Senate passes capital budget

Coralie Carlson

After five hours of debate, the Senate approved a nearly $1 billion statewide budget bill for capital projects Thursday that would send the University its largest construction budget in history.
The University’s cut, $172 million, is 68 percent of what the school originally requested. Plans to create a digital technology center in Walter Library and restore Murphy Hall and the Architecture building fell by the wayside.
Sen. Edward Oliver, R-Deephaven, offered a last-ditch amendment to include funding for Walter Digital Library, a $53.6 million project. Oliver cited University President Mark Yudof’s plans to cut $6.3 million in administrative costs as grounds for funding Yudof’s pet project. The amendment died on a voice vote.
The chairman of the Senate’s Higher Education Budget Division committee, LeRoy Stumpf, said Oliver was speaking in favor of a good project, not making a serious suggestion for the bill.
“It was over and above the targets we had set,” said Stumpf, DFL-Thief River Falls. His committee had a target of $312 million for all higher education requests.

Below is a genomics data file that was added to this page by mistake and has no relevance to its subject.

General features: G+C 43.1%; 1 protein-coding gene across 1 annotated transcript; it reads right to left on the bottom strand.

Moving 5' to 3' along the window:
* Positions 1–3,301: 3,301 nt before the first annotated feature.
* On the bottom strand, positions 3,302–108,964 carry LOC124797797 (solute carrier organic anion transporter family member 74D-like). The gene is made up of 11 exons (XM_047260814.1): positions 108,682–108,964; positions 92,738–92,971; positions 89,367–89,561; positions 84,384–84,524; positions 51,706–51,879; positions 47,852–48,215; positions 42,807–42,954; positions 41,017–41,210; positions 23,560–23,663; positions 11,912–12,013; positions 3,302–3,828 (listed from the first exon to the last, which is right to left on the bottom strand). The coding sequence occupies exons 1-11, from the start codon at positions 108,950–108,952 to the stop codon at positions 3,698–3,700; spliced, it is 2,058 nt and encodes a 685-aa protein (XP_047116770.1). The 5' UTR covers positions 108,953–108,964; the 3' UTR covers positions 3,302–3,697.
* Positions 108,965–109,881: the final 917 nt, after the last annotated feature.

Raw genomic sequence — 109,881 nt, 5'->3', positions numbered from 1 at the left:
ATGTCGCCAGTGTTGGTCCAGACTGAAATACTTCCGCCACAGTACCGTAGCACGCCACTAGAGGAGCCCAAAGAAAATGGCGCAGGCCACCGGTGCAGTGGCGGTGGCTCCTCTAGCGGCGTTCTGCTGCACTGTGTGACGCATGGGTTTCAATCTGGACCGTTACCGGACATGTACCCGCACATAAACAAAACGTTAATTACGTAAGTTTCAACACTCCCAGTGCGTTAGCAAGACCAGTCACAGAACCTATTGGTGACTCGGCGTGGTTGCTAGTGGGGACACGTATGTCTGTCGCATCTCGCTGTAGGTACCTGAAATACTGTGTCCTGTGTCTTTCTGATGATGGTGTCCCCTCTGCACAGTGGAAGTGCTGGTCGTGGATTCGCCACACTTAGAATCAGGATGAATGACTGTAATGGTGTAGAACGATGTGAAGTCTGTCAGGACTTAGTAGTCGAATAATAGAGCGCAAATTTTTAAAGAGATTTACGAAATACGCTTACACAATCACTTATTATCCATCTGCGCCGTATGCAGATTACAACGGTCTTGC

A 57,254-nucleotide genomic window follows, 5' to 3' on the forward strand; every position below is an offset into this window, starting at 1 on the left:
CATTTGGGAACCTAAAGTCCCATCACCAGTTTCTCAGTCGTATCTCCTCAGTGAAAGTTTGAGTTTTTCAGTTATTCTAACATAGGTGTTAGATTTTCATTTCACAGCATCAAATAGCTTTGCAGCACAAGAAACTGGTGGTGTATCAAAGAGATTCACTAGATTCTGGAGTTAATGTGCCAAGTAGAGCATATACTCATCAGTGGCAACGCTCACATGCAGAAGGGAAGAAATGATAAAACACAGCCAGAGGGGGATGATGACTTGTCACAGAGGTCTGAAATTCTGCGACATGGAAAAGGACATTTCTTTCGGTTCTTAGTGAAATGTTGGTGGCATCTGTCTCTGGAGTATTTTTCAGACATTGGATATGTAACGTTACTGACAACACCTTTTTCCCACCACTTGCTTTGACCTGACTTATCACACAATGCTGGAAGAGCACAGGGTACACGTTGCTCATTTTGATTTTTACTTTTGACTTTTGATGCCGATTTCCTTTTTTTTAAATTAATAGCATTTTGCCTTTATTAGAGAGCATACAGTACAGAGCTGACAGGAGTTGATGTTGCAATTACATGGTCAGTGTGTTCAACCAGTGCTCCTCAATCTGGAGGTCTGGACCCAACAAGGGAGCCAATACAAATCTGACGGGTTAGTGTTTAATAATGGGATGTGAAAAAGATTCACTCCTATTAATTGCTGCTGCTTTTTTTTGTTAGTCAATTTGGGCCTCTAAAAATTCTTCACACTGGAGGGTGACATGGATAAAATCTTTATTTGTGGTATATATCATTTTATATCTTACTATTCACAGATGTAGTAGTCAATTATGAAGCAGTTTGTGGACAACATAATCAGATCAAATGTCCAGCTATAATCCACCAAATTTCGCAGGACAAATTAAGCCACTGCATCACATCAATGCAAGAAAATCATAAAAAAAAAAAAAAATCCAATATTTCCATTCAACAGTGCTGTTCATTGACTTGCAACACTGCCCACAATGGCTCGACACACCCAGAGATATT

But what’s unique about the final package, which passed on a 45 to 22 vote, is that lawmakers opted to pay with surplus cash instead of state bonds.
Senate Democrats won a heated battle to finance the budget expenditures with cash from the state’s $1.8 million surplus. Republicans favored funding the bill through state bond sales — essentially borrowed money — and returning the surplus to Minnesotans through tax incentives.
Sen. Thomas Neuville, R-Northfield, proposed an amendment to partially fund the capital bill with bonding money and give a $290 tax rebate to every Minnesotan over 19 years old. But Majority Leader Roger Moe, DFL-Erskine, said the amendment was like giving taxpayers a dollar and then taking $1.50 back, because the bonding money will need to be repaid with interest over 20 years.
Neuville’s amendment failed 25 to 41.
All the talk of tax rebates and interest payments didn’t distract from the fact that $79 million was cut from the University’s budget.
“It’s disappointing that they didn’t fund the Walter Library digital science project and it’s disappointing that they didn’t fund the Architecture or Murphy,” said Richard Pfutzenreuter, assistant vice president for the Office of Budget and Finance. “We need to make sure these projects get funded in the House.”
After the House passes its version of the bill, differences between the two will be worked out in conference committee. If one chamber funds the projects, the committee could keep the provision.